Cilium alternatives

Calico is another Kubernetes networking tool that also supports eBPF. However, unlike Cilium, Calico makes eBPF-based monitoring optional. The tool can also collect Kubernetes networking data using the traditional approach.

Because Cilium was designed specifically for eBPF, it's a good choice if you know you want to observe Kubernetes networking operations using eBPF. On the other hand, Calico might be best if you want to monitor networking using other approaches in addition to eBPF or if some of your nodes aren't compatible with eBPF -- for example, because they're running older kernel versions.

Can you use eBPF without Cilium?

It's possible to use eBPF without Cilium. However, to do so, you'd need to write eBPF programs from scratch, which is difficult and time consuming.

Cilium lets you deploy eBPF-based network monitoring and management tooling into your cluster. Plus, most of Cilium's eBPF tooling is preconfigured. You can use it out of the box without writing or deploying custom eBPF programs.

How to install Cilium for Kubernetes

The process of installing Cilium on Kubernetes varies somewhat depending on which Kubernetes distribution you use. For distribution-specific details, see the Cilium documentation.

This tutorial walks you through a Cilium installation on a local K3s cluster hosted on Ubuntu version 22.04.

Step 1: Install the Cilium CLI tool

Before installing Cilium itself, install the Cilium CLI tool using the following code.

if [ "$(uname -m)" = "aarch64" ]; then CLI_ARCH=arm64; fi curl -L --fail --remote-name-all${CILIUM_CLI_VERSION}/cilium-linux-${CLI_ARCH}.tar.gz{,.sha256sum} sha256sum --check cilium-linux-${CLI_ARCH}.tar.gz.sha256sum sudo tar xzvfC cilium-linux-${CLI_ARCH}.tar.gz /usr/local/bin rm cilium-linux-${CLI_ARCH}.tar.gz{,.sha256sum}

The tool should now be available at /usr/local/bin/cilium.

Step 2: Install Cilium

The next step is to install Cilium itself.

To ensure that Cilium will work properly, disable support for other Kubernetes networking plugins before starting your cluster. Use the command below to start a K3s cluster without other networking plugins.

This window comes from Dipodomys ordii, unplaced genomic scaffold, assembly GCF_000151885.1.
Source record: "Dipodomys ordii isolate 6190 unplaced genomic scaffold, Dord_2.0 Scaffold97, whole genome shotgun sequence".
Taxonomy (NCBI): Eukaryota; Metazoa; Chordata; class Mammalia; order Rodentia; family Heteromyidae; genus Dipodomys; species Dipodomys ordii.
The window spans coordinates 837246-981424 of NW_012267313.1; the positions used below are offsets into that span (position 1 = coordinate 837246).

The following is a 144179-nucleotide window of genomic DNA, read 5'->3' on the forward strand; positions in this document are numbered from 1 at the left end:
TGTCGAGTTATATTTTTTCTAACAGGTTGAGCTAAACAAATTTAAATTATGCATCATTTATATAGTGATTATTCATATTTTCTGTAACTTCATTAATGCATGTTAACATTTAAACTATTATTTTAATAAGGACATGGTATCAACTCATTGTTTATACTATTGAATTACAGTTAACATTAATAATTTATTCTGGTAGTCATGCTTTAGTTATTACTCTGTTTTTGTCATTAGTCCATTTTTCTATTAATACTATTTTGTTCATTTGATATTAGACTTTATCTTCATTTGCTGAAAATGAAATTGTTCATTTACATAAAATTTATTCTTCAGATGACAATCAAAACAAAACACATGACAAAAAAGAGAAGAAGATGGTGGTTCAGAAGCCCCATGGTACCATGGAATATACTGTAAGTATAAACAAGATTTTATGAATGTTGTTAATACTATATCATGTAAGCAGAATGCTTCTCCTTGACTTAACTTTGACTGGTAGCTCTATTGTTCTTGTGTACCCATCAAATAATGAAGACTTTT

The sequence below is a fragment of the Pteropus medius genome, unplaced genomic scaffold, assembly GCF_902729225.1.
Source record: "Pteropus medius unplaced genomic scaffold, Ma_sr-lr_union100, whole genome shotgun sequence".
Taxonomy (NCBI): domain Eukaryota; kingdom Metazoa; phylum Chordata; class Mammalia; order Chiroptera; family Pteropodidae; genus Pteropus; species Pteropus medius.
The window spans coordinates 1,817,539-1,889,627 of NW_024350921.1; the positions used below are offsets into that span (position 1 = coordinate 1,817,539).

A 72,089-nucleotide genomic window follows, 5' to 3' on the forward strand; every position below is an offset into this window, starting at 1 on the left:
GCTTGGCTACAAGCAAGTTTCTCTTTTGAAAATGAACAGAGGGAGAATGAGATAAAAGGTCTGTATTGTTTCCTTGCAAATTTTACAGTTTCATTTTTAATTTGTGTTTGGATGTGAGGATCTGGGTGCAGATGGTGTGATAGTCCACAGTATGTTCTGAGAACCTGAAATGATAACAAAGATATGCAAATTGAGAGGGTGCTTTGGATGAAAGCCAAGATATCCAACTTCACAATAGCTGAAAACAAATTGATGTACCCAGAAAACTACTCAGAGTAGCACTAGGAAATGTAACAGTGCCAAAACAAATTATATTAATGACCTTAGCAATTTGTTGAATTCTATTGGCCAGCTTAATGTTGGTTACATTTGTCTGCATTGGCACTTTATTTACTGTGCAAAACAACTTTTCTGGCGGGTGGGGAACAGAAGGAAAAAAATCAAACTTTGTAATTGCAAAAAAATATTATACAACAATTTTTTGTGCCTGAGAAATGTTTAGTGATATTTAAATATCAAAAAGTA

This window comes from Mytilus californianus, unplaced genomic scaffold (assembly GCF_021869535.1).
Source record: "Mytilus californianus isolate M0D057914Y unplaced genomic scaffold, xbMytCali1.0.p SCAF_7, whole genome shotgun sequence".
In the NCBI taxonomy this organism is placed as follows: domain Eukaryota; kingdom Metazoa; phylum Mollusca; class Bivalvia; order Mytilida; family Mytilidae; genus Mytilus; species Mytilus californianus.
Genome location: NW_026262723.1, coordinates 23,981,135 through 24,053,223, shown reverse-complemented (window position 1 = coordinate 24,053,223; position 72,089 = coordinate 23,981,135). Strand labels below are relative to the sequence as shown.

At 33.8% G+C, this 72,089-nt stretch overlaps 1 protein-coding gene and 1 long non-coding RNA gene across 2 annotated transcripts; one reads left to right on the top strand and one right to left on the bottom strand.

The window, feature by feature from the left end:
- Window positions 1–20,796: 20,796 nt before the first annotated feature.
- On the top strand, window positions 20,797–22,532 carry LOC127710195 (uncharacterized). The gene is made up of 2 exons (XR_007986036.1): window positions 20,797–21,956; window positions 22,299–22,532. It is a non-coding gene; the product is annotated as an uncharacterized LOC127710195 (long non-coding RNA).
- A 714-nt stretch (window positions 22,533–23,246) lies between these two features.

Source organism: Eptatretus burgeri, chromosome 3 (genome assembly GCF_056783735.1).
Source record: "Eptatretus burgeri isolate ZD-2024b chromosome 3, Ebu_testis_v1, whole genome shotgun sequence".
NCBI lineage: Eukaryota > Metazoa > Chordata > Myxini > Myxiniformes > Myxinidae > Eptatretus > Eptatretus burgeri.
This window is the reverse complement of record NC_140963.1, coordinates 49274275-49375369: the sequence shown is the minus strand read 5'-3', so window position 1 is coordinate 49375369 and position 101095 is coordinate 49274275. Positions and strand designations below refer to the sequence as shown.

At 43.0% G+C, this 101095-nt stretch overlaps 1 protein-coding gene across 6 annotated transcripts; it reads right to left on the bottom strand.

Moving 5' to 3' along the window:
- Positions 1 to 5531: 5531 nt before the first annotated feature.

curl -sfL | INSTALL_K3S_EXEC='--flannel-backend=none --disable-network-policy' sh -

You can now install Cilium using the cilium install command.

If you get a "command not found" error, you most likely need to specify the path to the Cilium binary explicitly.

/usr/local/bin/cilium install

Check that Cilium was successfully installed using the cilium status --wait command.

Step 3: Use Cilium with Hubble

At this point, Cilium is installed in your cluster. But to make full use of its networking and security capabilities, you'll want to install Hubble, an observability platform that runs on top of Cilium and eBPF.

Set up Hubble with the cilium hubble enable command. Hubble also provides its own CLI tool, which you can install using the following code.

export HUBBLE_VERSION=$(curl -s
HUBBLE_ARCH=amd64 if [ "$(uname -m)" = "aarch64" ]; then HUBBLE_ARCH=arm64; fi curl -L --fail --remote-name-all$HUBBLE_VERSION/hubble-linux-${HUBBLE_ARCH}.tar.gz{,.sha256sum} sha256sum --check hubble-linux-${HUBBLE_ARCH}.tar.gz.sha256sum sudo tar xzvfC hubble-linux-${HUBBLE_ARCH}.tar.gz /usr/local/bin rm hubble-linux-${HUBBLE_ARCH}.tar.gz{,.sha256sum}

Once Hubble is up and running, you can begin monitoring Kubernetes networking in the command line or via an optional web-based UI that Hubble provides.